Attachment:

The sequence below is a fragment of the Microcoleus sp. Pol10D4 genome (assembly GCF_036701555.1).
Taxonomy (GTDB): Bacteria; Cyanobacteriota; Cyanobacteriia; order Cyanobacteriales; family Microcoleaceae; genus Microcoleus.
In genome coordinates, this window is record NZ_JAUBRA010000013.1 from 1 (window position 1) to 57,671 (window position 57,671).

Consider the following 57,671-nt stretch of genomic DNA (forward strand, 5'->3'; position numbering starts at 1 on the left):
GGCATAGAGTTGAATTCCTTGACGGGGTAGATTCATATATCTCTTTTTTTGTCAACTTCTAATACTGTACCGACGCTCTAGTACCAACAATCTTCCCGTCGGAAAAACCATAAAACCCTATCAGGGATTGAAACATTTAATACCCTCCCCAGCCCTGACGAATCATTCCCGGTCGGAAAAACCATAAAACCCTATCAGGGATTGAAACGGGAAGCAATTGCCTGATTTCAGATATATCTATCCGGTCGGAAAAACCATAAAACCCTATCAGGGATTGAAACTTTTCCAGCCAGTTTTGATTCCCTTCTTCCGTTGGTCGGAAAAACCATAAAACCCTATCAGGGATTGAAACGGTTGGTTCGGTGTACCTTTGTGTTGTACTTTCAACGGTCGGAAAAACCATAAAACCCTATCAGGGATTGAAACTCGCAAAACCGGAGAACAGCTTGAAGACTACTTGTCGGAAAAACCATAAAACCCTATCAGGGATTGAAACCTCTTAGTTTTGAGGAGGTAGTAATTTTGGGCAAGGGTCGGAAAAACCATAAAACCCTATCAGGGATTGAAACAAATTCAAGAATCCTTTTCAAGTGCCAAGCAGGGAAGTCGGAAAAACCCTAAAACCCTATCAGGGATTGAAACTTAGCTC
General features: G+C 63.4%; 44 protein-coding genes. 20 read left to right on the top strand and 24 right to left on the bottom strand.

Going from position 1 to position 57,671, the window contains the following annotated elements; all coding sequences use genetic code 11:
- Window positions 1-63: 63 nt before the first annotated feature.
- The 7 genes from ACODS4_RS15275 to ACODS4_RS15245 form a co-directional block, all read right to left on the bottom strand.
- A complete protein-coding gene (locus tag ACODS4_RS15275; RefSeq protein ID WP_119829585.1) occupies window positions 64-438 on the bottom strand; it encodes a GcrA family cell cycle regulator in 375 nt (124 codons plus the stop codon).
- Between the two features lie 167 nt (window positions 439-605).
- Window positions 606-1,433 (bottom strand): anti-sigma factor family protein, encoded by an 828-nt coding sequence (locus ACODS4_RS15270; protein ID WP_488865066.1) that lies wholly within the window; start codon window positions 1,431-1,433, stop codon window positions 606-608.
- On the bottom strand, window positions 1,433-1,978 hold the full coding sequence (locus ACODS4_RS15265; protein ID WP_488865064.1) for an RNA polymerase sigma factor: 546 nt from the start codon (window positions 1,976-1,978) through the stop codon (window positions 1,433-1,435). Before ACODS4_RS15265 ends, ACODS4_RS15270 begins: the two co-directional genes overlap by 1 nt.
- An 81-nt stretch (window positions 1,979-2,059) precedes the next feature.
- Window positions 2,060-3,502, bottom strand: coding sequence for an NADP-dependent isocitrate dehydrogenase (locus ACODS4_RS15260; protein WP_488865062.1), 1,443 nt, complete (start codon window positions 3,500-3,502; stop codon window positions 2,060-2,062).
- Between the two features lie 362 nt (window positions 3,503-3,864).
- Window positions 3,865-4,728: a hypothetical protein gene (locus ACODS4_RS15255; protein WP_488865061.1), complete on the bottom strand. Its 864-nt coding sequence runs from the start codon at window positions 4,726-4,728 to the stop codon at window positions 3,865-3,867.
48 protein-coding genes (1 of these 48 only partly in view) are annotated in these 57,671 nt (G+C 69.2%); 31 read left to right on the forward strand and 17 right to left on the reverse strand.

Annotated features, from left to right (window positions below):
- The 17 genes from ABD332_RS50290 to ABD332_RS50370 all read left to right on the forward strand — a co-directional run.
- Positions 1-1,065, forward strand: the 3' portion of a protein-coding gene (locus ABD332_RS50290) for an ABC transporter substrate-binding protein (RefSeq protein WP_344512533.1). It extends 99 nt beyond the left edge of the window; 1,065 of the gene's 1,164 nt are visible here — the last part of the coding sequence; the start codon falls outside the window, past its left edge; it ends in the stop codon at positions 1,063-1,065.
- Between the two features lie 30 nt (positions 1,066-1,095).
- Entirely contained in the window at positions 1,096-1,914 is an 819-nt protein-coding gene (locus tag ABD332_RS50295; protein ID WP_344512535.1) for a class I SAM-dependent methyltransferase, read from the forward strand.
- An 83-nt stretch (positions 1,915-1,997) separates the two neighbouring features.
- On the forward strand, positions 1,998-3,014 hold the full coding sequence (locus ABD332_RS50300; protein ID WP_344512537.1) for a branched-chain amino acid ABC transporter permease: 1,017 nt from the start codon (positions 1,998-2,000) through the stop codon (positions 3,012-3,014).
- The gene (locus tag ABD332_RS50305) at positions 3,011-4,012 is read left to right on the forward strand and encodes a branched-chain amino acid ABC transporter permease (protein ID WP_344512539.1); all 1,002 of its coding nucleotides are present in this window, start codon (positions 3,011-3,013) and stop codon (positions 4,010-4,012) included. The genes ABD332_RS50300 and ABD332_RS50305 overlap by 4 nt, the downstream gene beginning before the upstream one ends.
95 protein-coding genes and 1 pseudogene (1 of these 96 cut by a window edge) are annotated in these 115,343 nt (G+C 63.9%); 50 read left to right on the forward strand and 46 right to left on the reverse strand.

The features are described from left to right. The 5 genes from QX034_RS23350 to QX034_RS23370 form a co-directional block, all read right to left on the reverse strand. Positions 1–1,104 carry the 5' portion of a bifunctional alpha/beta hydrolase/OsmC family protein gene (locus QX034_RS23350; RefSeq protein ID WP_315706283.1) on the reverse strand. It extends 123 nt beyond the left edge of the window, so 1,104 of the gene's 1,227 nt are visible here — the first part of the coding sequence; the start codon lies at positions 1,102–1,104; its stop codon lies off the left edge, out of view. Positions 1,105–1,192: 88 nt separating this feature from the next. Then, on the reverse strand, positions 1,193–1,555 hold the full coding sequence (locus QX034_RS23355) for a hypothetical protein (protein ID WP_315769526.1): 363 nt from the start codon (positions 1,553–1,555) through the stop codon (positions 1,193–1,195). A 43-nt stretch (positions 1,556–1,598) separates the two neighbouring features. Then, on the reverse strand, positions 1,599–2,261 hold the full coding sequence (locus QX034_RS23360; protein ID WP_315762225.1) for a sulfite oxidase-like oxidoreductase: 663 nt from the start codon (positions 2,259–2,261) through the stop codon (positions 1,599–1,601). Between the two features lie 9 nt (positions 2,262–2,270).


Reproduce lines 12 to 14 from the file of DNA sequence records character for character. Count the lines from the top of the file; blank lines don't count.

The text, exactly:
- Window positions 606-1,433 (bottom strand): anti-sigma factor family protein, encoded by an 828-nt coding sequence (locus ACODS4_RS15270; protein ID WP_488865066.1) that lies wholly within the window; start codon window positions 1,431-1,433, stop codon window positions 606-608.
- On the bottom strand, window positions 1,433-1,978 hold the full coding sequence (locus ACODS4_RS15265; protein ID WP_488865064.1) for an RNA polymerase sigma factor: 546 nt from the start codon (window positions 1,976-1,978) through the stop codon (window positions 1,433-1,435). Before ACODS4_RS15265 ends, ACODS4_RS15270 begins: the two co-directional genes overlap by 1 nt.
- An 81-nt stretch (window positions 1,979-2,059) precedes the next feature.